This is only my second attempt at this 500-words-or-less film-review format. What can I accomplish within stricter constraints? This will be give me practice in saying more with less — good exercise for any writer.

A few thoughts on
Roman Polanski’s Knife in the Water

[Watched on Criterion’s Essential Arthouse DVD edition.]

My recent preoccupation with Rian Johnson’s Knives Out has me thinking about movies that cultivate suspense and then consistently deliver solid surprises. And — speaking of knives being out — I’ve just caught up with Roman Polanski’s legendary 1962 breakout thriller Knife in the Water, which does exactly that.

I’ve seen other thrillers set on small boats at sea. 1989’s Dead Calm comes to mind as a memorably jarring jaunt, even though I haven’t seen it in more than 25 years. But Knife in the Water has got to be the gold standard: A drifter thumbs a ride from a couple on their way out for a day of leisurely sailing in their swimsuits, and eventually — in perhaps the film’s most implausible turn — he gets himself invited aboard.

I’m not usually interested in watching two men try to out-man each other to impress a pretty girl, but this gets much more complicated than that. Every single scene ratchets up the suspense for… what? Will the stranger kill the man? Will he seduce the woman? We expect the hitcher’s knife to end up in somebody’s throat. We expect a hostage situation. But what we get unfolds slowly in a dance of brash boasts, subtle insults, and uncomfortable silences.

Striking visual composition, like this over-the-shoulder shot, amplifies claustrophobia and tension in Polanski’s groundbreaking thriller.

Testing our patience as Andrzej, the overbearingly arrogant alpha, Leon Niemczyk’s huge face and fearsome teeth are asking to be punched. As the twitchy, wounded wanderer, Zygmunt Malanowicz gives a sensually unsettling performance; it’s a role a young Ewan McGregor would have rocked in a remake. Jolanta Umecka makes the alluring Krystyna quietly fascinating — she seems at first to be a blank-headed passenger, a willing audience for Andrzej’s abrasive vanity; but as the film progresses, we wonder if she’s trapped and eager for an escape. Whatever the case, the stranger seems like he might just seduce them both.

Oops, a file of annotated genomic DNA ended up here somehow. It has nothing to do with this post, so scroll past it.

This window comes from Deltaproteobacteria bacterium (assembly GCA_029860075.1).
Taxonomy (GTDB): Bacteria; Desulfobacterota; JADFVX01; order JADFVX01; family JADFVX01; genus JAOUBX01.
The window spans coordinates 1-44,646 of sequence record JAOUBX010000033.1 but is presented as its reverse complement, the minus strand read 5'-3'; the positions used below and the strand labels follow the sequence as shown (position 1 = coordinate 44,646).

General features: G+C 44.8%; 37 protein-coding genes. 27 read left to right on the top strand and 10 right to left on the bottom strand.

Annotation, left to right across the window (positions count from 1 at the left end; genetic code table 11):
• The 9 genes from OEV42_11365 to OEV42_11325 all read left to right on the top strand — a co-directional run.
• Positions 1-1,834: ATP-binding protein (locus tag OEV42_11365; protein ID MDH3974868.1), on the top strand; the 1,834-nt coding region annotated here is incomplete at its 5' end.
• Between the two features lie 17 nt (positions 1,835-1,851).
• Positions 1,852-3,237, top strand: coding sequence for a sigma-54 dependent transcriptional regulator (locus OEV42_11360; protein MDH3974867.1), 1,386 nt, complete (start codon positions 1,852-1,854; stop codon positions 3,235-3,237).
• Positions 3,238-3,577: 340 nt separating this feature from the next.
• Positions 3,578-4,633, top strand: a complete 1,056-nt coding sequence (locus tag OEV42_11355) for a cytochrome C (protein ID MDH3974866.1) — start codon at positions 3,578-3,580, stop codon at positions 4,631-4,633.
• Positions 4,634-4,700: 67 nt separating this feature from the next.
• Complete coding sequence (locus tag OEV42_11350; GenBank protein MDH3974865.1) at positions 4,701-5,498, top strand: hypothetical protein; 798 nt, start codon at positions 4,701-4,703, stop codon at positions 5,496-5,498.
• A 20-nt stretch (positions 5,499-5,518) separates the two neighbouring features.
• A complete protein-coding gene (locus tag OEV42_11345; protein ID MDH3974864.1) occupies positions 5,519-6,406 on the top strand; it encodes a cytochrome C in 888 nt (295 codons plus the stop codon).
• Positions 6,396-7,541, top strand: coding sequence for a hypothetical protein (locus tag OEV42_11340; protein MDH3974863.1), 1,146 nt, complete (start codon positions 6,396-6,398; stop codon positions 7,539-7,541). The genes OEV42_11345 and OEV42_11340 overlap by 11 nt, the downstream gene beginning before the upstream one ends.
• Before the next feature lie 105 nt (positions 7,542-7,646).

I won’t give away the film’s sudden turns, but by the end I’m uncomfortable with Krystyna’s character. She seems a little too content to play a trophy, a little too willing to endure abuse as men compete for her attention. Checking Rotten Tomatoes, I’m disappointed that all of the linked reviews are by men; I’d like a woman’s perspective on this one.

Still, it’s a thrilling brain teaser, boldly crafted. Jerzy Lipman’s cinematography is full of surprises, sometimes as detail-oriented as a primer on how to manage a sailboat, sometimes startlingly artful. (Watch for the God’s-eye shot that turns the stranger into a religious icon.) Editor Halina Prugar’s juxtapositions are brilliantly subversive, calibrated to make us brace frequently for shocks, shocks that rarely arrive. It’s easy, with all of the visual cleverness, to overlook the subtly affecting sound design. Shifts in weather and waves amplify the characters’ isolation and vulnerability. Then, at the peak of tension, well… sometimes, the soft rustle of wind in a sail is the only musical score you need.